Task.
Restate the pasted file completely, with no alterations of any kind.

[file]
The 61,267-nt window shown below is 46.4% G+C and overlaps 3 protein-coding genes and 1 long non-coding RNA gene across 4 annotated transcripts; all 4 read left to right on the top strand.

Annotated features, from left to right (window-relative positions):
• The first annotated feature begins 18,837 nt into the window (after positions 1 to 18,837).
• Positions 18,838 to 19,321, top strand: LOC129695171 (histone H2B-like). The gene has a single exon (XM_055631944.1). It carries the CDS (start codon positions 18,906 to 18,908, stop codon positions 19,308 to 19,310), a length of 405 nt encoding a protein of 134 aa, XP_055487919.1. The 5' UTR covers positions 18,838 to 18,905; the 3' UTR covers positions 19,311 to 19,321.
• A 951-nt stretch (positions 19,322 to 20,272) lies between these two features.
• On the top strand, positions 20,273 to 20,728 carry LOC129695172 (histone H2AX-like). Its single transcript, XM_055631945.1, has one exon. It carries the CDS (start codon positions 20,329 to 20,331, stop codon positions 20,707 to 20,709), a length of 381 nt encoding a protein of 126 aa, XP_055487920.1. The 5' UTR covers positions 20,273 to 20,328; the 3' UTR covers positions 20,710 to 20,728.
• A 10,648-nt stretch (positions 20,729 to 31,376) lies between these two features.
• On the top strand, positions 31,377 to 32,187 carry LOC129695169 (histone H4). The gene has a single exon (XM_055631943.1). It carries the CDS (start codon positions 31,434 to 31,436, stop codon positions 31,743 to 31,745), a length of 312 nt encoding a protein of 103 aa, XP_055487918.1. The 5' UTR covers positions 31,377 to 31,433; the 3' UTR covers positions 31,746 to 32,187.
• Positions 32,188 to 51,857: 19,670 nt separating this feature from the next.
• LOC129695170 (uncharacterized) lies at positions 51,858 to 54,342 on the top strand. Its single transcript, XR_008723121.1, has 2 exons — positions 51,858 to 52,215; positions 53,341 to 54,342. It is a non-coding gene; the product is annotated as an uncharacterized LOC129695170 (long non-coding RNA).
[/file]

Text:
The 61,267-nt window shown below is 46.4% G+C and overlaps 3 protein-coding genes and 1 long non-coding RNA gene across 4 annotated transcripts; all 4 read left to right on the top strand.

Annotated features, from left to right (window-relative positions):
• The first annotated feature begins 18,837 nt into the window (after positions 1 to 18,837).
• Positions 18,838 to 19,321, top strand: LOC129695171 (histone H2B-like). The gene has a single exon (XM_055631944.1). It carries the CDS (start codon positions 18,906 to 18,908, stop codon positions 19,308 to 19,310), a length of 405 nt encoding a protein of 134 aa, XP_055487919.1. The 5' UTR covers positions 18,838 to 18,905; the 3' UTR covers positions 19,311 to 19,321.
• A 951-nt stretch (positions 19,322 to 20,272) lies between these two features.
• On the top strand, positions 20,273 to 20,728 carry LOC129695172 (histone H2AX-like). Its single transcript, XM_055631945.1, has one exon. It carries the CDS (start codon positions 20,329 to 20,331, stop codon positions 20,707 to 20,709), a length of 381 nt encoding a protein of 126 aa, XP_055487920.1. The 5' UTR covers positions 20,273 to 20,328; the 3' UTR covers positions 20,710 to 20,728.
• A 10,648-nt stretch (positions 20,729 to 31,376) lies between these two features.
• On the top strand, positions 31,377 to 32,187 carry LOC129695169 (histone H4). The gene has a single exon (XM_055631943.1). It carries the CDS (start codon positions 31,434 to 31,436, stop codon positions 31,743 to 31,745), a length of 312 nt encoding a protein of 103 aa, XP_055487918.1. The 5' UTR covers positions 31,377 to 31,433; the 3' UTR covers positions 31,746 to 32,187.
• Positions 32,188 to 51,857: 19,670 nt separating this feature from the next.
• LOC129695170 (uncharacterized) lies at positions 51,858 to 54,342 on the top strand. Its single transcript, XR_008723121.1, has 2 exons — positions 51,858 to 52,215; positions 53,341 to 54,342. It is a non-coding gene; the product is annotated as an uncharacterized LOC129695170 (long non-coding RNA).